Koalas, stubborn conservation dogs, and a shout out to our volunteers
It’s been a busy few months of fieldwork, as we work to expand our Blue Mountains Koala Project into new areas and new habitats.
First up, I’d like to say thanks to all the dedicated volunteers that came out koala spotting with us in Wollemi National Park recently. That includes our special guests from our Project Partner San Diego Zoo who came out to lend a hand. Koalas at these remote sites are incredibly elusive and hard to find due to the steep nature of the terrain and the tall tree canopies, but with the help of all those extra eyes we managed to find and catch two male koalas (named Cucumber and George for various reasons) and fit them with tracking collars. These boys are now giving us regular insights into which habitats they prefer.
With the help of Badger our koala detection dog, we have also found a couple of other areas that had fresh koala poop in them so we are planning more surveys. Even the scats are hard to see – in one instance Badger gave a clear indication he’d found koala scat but I couldn’t see it in the leaf litter and kept asking him to put his nose on it, so he eventually picked it up in his mouth and spat it at me! Good dog Badger.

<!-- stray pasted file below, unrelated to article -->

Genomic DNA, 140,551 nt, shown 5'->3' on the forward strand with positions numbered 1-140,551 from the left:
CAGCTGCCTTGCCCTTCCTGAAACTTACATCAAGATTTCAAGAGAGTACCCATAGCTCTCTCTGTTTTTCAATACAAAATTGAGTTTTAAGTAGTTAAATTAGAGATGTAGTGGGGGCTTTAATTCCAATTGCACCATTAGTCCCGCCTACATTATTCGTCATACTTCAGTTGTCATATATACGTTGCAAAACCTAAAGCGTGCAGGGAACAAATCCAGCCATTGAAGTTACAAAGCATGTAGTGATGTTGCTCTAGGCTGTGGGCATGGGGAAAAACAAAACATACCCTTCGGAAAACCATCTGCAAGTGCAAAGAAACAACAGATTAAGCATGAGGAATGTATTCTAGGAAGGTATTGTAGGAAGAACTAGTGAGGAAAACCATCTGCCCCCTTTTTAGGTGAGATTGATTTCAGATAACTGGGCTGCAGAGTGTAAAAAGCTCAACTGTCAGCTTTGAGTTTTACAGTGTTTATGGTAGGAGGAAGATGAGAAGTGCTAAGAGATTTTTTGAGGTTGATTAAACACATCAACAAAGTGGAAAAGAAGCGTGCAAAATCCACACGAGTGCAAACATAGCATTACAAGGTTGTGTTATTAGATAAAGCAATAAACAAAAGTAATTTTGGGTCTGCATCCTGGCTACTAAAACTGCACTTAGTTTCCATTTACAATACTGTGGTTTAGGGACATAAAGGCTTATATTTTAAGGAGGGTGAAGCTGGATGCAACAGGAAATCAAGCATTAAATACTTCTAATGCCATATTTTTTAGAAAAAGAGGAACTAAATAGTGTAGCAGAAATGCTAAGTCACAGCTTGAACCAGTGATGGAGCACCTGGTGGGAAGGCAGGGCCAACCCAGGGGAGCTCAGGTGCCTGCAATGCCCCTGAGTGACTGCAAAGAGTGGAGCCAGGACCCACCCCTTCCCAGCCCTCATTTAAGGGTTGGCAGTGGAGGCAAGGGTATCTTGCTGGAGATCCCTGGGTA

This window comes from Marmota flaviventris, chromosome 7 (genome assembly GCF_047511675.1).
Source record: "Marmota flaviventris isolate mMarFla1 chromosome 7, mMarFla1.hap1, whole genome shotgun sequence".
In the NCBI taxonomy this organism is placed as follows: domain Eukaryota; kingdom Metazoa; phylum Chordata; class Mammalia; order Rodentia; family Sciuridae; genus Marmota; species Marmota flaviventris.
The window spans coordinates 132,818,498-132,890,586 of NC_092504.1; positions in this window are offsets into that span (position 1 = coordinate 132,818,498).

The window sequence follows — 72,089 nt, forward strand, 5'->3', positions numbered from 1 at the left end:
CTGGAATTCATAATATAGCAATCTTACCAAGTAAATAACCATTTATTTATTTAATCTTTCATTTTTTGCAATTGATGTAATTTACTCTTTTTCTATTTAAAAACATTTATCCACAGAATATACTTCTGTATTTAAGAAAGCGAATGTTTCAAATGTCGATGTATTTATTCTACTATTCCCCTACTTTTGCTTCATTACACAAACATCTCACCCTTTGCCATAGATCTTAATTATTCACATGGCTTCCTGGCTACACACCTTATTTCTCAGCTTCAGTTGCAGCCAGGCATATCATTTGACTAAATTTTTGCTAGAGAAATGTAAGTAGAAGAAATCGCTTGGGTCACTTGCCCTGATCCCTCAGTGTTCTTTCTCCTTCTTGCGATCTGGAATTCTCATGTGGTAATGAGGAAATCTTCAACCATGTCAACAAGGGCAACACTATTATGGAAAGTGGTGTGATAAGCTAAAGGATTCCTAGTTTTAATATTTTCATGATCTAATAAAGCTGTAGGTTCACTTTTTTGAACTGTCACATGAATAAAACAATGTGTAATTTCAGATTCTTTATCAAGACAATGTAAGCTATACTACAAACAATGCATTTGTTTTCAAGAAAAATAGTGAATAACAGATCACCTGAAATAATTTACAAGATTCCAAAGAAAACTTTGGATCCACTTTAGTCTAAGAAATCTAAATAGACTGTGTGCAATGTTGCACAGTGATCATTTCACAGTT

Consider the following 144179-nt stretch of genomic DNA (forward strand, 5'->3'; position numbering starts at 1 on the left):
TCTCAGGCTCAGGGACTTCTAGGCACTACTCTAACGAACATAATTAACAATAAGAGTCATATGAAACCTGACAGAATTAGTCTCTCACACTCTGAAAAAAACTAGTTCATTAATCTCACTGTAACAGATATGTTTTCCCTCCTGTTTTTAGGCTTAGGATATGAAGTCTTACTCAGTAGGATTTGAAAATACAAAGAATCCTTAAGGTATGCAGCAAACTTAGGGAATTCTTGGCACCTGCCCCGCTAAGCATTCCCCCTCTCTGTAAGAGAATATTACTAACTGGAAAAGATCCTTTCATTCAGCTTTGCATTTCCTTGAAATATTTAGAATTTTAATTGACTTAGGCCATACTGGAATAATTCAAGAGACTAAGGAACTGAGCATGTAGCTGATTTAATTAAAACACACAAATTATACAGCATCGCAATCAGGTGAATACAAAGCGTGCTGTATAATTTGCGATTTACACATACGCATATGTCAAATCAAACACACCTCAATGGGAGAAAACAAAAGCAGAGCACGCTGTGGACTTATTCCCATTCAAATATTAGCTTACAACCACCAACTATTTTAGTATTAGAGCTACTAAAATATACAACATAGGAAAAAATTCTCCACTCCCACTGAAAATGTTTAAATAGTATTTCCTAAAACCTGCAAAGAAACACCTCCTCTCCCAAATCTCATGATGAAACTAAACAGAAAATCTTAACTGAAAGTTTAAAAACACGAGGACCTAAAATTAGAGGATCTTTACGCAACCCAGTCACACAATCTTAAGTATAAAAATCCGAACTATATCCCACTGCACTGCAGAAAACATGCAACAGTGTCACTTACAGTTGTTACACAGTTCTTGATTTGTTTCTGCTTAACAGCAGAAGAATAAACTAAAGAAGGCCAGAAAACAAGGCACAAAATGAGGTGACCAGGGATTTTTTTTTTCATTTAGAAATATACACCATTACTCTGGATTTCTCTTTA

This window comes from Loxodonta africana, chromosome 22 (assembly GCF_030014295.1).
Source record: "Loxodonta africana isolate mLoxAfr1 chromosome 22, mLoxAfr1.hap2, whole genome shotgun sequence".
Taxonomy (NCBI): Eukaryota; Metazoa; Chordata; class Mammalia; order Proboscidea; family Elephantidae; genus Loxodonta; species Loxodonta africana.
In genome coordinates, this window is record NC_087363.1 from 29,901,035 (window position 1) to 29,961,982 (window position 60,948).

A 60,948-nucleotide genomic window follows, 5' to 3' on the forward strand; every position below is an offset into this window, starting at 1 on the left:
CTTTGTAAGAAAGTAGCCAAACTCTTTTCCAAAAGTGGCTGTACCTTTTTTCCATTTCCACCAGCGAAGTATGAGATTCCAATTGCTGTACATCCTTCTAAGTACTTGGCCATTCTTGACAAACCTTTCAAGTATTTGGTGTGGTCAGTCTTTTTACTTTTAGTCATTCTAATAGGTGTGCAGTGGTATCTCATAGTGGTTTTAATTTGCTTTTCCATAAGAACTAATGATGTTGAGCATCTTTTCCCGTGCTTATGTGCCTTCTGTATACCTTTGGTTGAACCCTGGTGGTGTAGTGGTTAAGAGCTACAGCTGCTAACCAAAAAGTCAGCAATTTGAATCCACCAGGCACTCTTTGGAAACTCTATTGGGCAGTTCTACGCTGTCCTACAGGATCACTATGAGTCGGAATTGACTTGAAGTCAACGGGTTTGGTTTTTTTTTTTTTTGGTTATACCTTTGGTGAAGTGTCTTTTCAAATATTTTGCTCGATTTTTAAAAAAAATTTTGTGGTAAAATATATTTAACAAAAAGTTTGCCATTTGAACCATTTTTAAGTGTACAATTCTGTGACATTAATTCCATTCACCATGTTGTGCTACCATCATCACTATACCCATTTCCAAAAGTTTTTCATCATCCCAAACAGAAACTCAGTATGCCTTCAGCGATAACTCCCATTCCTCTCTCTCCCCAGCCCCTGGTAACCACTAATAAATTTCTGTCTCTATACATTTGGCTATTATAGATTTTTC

Most recently, we camped out on a mountain ridgeline to listen for koala bellows, in an area where we’d had one sighting of a female koala. I was hoping there would be a few males around as koala mating season is well underway. But alas, that little audio- survey will have to be a redo, as we got hit by thunderstorms that evening and apparently only researchers are silly enough to be out on a ridgeline in a storm, we didn’t see or hear a single koala.
However, Badger did find 5 fresh scats the next morning, so it’s worth another visit when the whether improves and the koalas might have climbed back up the hill.
In the meantime, please don’t forget to report your koala sightings to us!